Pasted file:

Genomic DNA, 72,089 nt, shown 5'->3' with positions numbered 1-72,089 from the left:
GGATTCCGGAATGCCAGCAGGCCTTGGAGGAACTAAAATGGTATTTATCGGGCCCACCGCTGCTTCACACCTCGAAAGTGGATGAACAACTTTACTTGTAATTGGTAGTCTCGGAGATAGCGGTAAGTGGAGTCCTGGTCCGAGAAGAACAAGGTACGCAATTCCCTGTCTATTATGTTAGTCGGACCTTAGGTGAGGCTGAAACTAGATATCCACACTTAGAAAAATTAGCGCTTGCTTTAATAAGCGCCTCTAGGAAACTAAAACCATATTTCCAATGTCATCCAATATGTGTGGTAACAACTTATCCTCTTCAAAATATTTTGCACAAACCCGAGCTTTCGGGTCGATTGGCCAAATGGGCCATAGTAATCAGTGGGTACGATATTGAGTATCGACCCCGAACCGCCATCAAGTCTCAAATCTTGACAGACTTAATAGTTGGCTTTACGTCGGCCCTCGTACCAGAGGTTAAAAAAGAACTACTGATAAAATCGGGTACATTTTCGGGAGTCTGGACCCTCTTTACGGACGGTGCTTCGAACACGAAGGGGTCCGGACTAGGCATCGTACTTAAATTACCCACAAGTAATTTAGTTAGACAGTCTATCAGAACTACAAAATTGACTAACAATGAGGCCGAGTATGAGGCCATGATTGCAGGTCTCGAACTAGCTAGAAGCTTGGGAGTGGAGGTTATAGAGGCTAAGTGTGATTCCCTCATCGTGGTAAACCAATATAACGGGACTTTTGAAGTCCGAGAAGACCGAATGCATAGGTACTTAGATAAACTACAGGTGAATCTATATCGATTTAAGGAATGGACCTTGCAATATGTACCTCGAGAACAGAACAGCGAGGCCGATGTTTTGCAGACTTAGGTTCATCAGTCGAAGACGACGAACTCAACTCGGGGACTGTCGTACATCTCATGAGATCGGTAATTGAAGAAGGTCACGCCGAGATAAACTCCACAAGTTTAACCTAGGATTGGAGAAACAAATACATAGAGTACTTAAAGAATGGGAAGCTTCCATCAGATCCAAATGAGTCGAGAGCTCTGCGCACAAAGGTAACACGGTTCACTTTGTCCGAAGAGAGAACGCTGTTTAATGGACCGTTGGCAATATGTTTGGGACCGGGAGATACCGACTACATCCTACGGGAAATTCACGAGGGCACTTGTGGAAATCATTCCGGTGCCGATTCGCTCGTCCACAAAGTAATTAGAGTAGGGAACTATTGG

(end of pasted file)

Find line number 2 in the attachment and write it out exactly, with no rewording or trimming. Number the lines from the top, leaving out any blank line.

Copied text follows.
GGATTCCGGAATGCCAGCAGGCCTTGGAGGAACTAAAATGGTATTTATCGGGCCCACCGCTGCTTCACACCTCGAAAGTGGATGAACAACTTTACTTGTAATTGGTAGTCTCGGAGATAGCGGTAAGTGGAGTCCTGGTCCGAGAAGAACAAGGTACGCAATTCCCTGTCTATTATGTTAGTCGGACCTTAGGTGAGGCTGAAACTAGATATCCACACTTAGAAAAATTAGCGCTTGCTTTAATAAGCGCCTCTAGGAAACTAAAACCATATTTCCAATGTCATCCAATATGTGTGGTAACAACTTATCCTCTTCAAAATATTTTGCACAAACCCGAGCTTTCGGGTCGATTGGCCAAATGGGCCATAGTAATCAGTGGGTACGATATTGAGTATCGACCCCGAACCGCCATCAAGTCTCAAATCTTGACAGACTTAATAGTTGGCTTTACGTCGGCCCTCGTACCAGAGGTTAAAAAAGAACTACTGATAAAATCGGGTACATTTTCGGGAGTCTGGACCCTCTTTACGGACGGTGCTTCGAACACGAAGGGGTCCGGACTAGGCATCGTACTTAAATTACCCACAAGTAATTTAGTTAGACAGTCTATCAGAACTACAAAATTGACTAACAATGAGGCCGAGTATGAGGCCATGATTGCAGGTCTCGAACTAGCTAGAAGCTTGGGAGTGGAGGTTATAGAGGCTAAGTGTGATTCCCTCATCGTGGTAAACCAATATAACGGGACTTTTGAAGTCCGAGAAGACCGAATGCATAGGTACTTAGATAAACTACAGGTGAATCTATATCGATTTAAGGAATGGACCTTGCAATATGTACCTCGAGAACAGAACAGCGAGGCCGATGTTTTGCAGACTTAGGTTCATCAGTCGAAGACGACGAACTCAACTCGGGGACTGTCGTACATCTCATGAGATCGGTAATTGAAGAAGGTCACGCCGAGATAAACTCCACAAGTTTAACCTAGGATTGGAGAAACAAATACATAGAGTACTTAAAGAATGGGAAGCTTCCATCAGATCCAAATGAGTCGAGAGCTCTGCGCACAAAGGTAACACGGTTCACTTTGTCCGAAGAGAGAACGCTGTTTAATGGACCGTTGGCAATATGTTTGGGACCGGGAGATACCGACTACATCCTACGGGAAATTCACGAGGGCACTTGTGGAAATCATTCCGGTGCCGATTCGCTCGTCCACAAAGTAATTAGAGTAGGGAACTATTGG